Well, one friend you already perhaps have had enough of, so I’ll save it for last.
First, at the national conference of public librarians, held in Portland this weekend, a good friend from long ago contacted us. Susan Simpson is the head librarian of the Albany County (Laramie Wyoming) Public Library.
Susan is a bit younger than we are, but looks like she is much much younger. She has been a faithful correspondent over the years, and we had come to depend on her to let us know what was happening out there on the high plains.
Wyoming has a unified library system, including the community colleges, so if you have a public library card from Albany County in Laramie, you can go to Jackson Hole in the Tetons and use the library, no questions asked. It sounds ideal. And Susan told us that one of the best things she has is an office off the children’s section. There she gets to see kids reading to themselves, having mothers read to them, looking at picture books, giggling at funny stories the librarians were telling, doing homework — all the things that we hope will happen for kids in the libraries. So we know she is the right person in the right job at the right place.
Seeing Susan made us very nostalgic — her husband, Art, was in charge of freshman composition in Laramie when we left there for graduate studies in New York. We were looking for jobs a few years later at the Modern Language Association Conference in Chicago, when we ran into him.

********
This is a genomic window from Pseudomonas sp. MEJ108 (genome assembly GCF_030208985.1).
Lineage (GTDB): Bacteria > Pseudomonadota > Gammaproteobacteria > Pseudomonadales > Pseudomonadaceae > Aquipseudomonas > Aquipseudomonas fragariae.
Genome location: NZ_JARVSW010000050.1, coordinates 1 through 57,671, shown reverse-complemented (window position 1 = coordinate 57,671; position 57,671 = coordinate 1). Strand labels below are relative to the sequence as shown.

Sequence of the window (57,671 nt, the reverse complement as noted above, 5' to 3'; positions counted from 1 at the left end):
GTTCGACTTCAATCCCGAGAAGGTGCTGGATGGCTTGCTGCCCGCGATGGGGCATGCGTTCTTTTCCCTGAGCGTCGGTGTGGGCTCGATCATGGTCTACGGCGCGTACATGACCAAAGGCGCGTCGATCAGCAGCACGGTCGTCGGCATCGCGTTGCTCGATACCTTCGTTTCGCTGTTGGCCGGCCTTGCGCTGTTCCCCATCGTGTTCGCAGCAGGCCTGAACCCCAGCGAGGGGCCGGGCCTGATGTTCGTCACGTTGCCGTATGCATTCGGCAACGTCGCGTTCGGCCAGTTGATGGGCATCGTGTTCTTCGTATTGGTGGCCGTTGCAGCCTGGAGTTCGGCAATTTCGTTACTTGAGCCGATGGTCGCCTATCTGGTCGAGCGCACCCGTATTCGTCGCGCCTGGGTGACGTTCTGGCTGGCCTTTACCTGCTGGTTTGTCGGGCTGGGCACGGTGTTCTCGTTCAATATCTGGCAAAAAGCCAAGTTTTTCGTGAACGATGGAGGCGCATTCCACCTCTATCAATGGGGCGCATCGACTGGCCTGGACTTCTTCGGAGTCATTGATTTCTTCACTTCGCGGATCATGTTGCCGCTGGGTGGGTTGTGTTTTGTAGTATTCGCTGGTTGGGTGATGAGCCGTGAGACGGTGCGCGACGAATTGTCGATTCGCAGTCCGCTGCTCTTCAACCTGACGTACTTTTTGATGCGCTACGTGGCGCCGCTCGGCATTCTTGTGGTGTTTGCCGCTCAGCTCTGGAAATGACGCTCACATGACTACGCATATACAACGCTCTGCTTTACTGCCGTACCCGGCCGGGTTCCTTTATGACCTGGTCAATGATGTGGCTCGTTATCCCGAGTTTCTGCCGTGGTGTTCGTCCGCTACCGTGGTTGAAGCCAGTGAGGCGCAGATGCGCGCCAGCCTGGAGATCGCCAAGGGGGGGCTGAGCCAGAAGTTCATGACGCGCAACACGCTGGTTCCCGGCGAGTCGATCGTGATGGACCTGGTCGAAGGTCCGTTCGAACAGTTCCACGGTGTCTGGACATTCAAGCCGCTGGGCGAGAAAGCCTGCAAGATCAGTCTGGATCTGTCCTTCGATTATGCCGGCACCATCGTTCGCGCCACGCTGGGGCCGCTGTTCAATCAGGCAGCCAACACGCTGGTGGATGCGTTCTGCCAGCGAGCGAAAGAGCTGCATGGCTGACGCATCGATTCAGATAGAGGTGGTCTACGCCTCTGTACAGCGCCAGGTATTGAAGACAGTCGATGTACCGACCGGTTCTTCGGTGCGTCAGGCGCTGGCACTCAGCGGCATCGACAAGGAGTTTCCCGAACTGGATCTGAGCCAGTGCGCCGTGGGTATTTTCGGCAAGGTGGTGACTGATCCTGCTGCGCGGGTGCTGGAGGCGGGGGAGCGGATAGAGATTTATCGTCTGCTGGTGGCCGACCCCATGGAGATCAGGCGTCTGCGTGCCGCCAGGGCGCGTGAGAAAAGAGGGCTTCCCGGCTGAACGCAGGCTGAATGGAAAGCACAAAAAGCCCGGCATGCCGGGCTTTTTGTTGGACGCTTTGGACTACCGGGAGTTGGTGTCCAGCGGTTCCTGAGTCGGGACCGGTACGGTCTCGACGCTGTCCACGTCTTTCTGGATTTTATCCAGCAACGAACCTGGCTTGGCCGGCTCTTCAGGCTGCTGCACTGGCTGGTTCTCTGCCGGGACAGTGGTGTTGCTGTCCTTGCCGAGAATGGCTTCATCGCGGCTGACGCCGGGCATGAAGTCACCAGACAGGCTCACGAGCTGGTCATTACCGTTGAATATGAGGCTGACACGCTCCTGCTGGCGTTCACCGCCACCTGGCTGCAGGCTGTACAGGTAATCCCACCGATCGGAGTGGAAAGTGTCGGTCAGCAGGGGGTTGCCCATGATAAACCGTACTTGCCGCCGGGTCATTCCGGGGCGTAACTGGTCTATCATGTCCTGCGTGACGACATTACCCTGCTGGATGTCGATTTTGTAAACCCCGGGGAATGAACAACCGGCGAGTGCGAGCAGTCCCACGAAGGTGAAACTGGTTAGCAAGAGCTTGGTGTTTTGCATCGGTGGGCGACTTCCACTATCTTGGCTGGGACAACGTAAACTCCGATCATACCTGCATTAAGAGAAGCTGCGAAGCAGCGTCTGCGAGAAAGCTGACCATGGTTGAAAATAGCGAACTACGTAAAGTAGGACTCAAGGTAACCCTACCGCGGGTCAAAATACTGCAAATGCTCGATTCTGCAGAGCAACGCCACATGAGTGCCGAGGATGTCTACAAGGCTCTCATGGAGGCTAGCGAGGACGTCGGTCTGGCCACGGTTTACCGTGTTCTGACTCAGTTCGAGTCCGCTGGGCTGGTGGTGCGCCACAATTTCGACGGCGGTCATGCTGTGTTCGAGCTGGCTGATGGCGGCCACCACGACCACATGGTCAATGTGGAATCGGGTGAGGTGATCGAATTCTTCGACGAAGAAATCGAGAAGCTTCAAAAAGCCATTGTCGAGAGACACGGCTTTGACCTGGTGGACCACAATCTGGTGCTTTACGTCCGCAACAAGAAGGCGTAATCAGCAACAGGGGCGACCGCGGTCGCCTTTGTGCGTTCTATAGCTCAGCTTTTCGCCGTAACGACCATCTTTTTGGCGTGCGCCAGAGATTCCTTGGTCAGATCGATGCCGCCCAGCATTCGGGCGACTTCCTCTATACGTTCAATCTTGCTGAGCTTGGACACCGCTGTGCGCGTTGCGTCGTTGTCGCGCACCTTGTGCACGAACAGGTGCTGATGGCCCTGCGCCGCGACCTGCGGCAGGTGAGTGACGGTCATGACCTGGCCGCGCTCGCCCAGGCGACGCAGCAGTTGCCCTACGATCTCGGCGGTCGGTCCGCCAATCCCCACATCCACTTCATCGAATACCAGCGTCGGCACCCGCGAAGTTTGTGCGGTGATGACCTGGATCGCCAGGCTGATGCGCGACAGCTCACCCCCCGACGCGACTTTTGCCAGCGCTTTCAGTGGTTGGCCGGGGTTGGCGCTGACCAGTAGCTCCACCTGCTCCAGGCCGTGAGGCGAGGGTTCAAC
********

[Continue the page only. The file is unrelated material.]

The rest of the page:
Jer’s account of the interview was something like this: Art said, “I don’t suppose you’d want to come back to Laramie as an untenured instructor again, would you?” Having just gone through the interview from hell with some now forgotten university, Jer managed to stutter out a “Yes.” Then, the really tough interview question: “You didn’t go crazy back east there and are going to give me a lot of trouble when you come back, are you?” Jer answered that one correctly too, and we spent another three good years in Laramie. Laramie is where I got my love of the desert, where we made other long-time friends, and where we acquired our feeling of equality — with faculties and students and townies alike. It was a good place to be during the early 70’s, and Susan was one of those who helped make it so.
Enough of that kind of nostalgia: here’s the other long-time friend, the little red truck. This is my current favorite Little Red Truck painting. Another plein air one, sitting close beside it on the sidewalk this time. A couple of funny passer-by stories too, but I won’t go into all that.
I made a great black from alizarin crimson and prussian blue, and that success made me like the poor red-now-yellow critter even more. –June